That's alll I can think of off the top of my head. Oh, do avoid the 2006 film "Klimt".

    *Because Elle Macpherson, and her cohorts, romps about au naturalle throughout.
    crumb was good. I own the...wait for it... vhs version.

    "Everything must serve the idea. The means used to convey the idea should be the simplest and clear. Just what is required. No extra images. To me this is a universal principle of art. Saying as much as possible with a minimum of means."
    -John Huston, Director

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  17. #11
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    "Also, "American Splendor" is good."

    right on
    sb most art copied to page 1
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  19. #12
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    "The art and crimes of David Choe" is kinda interesting.

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    I enjoyed Ed Harris’s ‘Pollock’, and I just adore 'Lust for life' staring Kirk Douglas!

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  22. #14
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    "Frida" wasn't too bad.

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    'The Rebel' with Tony Hancock. Most accurate movie about art ever made!



    'Dirty Dali'
    was entertaining, if listening to 'plum in his mouth' Brian Sewell talking about Dali watching him masturbate is considered entertainment.


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  25. #16
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    Crumb is great. Got it from my student library a few years back.

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    Comic Book confidential is a good one. It covers the history of comics up to the late 80's. Too bad they can't up date it. They missed the early 90's boom and the current indie boom.


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    'The Quince Tree Sun'
    ...is a must see.
    It's a feature length documentary of Antonio Garcia Lopez painting a quince tree in his garden. It's made by the same director responsible for 'Spirit of the Beehive'.
    From Gegarin's point of view
    http://www.chrisbennettartist.co.uk/

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  29. #19
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    crumb is a great movie as has been mentioned, though the best one im familiar with is probably andrei rublev, both of which approach the idea of the artist in a way that actually has something to say and skirts the usual pitfalls of documentaries or whatever that try to express something with a movie that the artwork expresses better by itself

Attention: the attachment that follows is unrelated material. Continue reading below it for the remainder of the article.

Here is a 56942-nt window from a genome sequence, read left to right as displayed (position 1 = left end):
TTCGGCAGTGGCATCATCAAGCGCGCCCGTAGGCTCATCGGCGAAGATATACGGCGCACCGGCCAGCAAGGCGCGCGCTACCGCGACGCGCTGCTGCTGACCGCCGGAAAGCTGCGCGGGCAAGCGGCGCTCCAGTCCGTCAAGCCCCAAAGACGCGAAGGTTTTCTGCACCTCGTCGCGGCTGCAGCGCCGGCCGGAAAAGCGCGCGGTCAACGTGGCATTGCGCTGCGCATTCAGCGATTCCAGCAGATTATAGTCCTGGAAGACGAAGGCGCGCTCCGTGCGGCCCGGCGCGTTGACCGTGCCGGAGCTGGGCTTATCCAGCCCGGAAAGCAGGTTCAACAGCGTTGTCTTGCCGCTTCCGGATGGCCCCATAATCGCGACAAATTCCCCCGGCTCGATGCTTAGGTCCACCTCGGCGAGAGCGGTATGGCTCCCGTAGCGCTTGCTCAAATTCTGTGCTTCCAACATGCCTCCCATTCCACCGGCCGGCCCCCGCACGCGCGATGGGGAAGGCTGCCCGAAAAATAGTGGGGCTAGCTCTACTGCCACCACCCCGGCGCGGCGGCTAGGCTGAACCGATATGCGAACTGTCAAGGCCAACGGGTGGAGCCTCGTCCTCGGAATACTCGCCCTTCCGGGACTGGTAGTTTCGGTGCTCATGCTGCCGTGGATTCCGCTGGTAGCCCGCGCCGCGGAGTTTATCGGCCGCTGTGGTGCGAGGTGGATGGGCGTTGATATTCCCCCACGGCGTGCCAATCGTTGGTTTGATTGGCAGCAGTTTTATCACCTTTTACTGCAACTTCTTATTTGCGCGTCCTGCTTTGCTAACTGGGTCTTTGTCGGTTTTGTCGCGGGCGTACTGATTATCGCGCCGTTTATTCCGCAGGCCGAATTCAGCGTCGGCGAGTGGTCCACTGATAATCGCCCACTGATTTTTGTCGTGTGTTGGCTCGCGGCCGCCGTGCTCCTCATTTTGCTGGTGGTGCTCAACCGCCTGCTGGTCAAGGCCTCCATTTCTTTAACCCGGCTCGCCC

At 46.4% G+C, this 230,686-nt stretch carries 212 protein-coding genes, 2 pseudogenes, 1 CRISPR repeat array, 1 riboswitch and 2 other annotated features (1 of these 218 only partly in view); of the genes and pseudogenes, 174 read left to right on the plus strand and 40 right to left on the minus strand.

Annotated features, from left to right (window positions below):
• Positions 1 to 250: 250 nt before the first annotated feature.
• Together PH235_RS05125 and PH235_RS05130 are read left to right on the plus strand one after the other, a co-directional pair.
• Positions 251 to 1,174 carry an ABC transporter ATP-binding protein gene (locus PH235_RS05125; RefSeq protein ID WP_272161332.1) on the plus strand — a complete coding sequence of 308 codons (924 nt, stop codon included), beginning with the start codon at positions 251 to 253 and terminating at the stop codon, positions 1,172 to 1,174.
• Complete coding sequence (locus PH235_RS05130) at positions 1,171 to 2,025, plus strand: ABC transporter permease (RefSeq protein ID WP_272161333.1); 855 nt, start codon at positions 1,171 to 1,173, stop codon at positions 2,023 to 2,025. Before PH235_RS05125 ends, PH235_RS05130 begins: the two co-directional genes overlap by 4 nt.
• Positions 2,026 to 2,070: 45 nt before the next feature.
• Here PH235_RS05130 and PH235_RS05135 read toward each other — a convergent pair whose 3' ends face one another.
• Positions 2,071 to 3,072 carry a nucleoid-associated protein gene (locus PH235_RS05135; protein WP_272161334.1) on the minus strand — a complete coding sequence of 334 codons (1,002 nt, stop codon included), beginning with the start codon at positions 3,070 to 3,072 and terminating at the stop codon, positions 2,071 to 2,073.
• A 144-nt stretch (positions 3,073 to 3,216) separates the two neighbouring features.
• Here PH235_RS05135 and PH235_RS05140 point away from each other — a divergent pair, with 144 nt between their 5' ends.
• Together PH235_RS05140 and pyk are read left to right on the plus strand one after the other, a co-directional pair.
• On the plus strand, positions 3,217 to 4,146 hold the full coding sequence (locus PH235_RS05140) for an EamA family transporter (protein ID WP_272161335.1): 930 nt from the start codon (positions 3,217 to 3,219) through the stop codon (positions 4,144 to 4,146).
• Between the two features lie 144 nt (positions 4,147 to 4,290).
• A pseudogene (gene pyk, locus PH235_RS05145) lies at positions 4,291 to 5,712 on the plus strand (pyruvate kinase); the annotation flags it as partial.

30. #20
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    Great!! Thanks lads for all the suggestions!

  31. #21
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    Black comedy about modernist art: "Art School Confidential." Perhaps slightly over the top, but very funny.
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    It's really a series and not a movie... But "Desperate Romantics" about the pre-rafaelite brotherhood was pretty nice. It might not be a 100% historically accurate but still a fun show.
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  33. #23
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    one more


  34. #24
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    I like this one
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    Not exactly about artists but this is how many artists have started out.
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  35. #25
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    Quote Originally Posted by blogmatix View Post
    Black comedy about modernist art: "Art School Confidential." Perhaps slightly over the top, but very funny.
    Quite possibly one of the worst movies I have ever seen. Made me physically angry.

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  37. #26
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    These two documentaries by Paul Jilbert are quite good:
    JAMES BAMA: AMERICAN REALIST
    ROBERT E. McGINNIS: PAINTING THE LAST ROSE OF SUMMER
    Paul is currently working on a film about Steranko; he shot a bunch of footage last year during the San Diego Comic-Con.
    http://theillustratorstv.com/

    There is Andrew Cooke's film:
    WILL EISNER: PORTRAIT OF A SEQUENTIAL ARTIST
    http://montillapictures.com/

    Also, sometime this year Maria Cabardo will be releasing her film:
    BETTER THINGS: LIFE + CHOICES OF JEFFREY CATHERINE JONES
    http://macabfilms.wordpress.com/
    Maria will have a new website up soon to update/replace this one.

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  41. #29
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    Quote Originally Posted by Velocity Kendall View Post
    that one with felix lighter as basquiat and bowie as andy warhol was kind of fun
    That's a great movie and one of my favorites.. Jeffrey Wright is the name of the actor that played Basquiat, although I think you're talking about his James Bond character.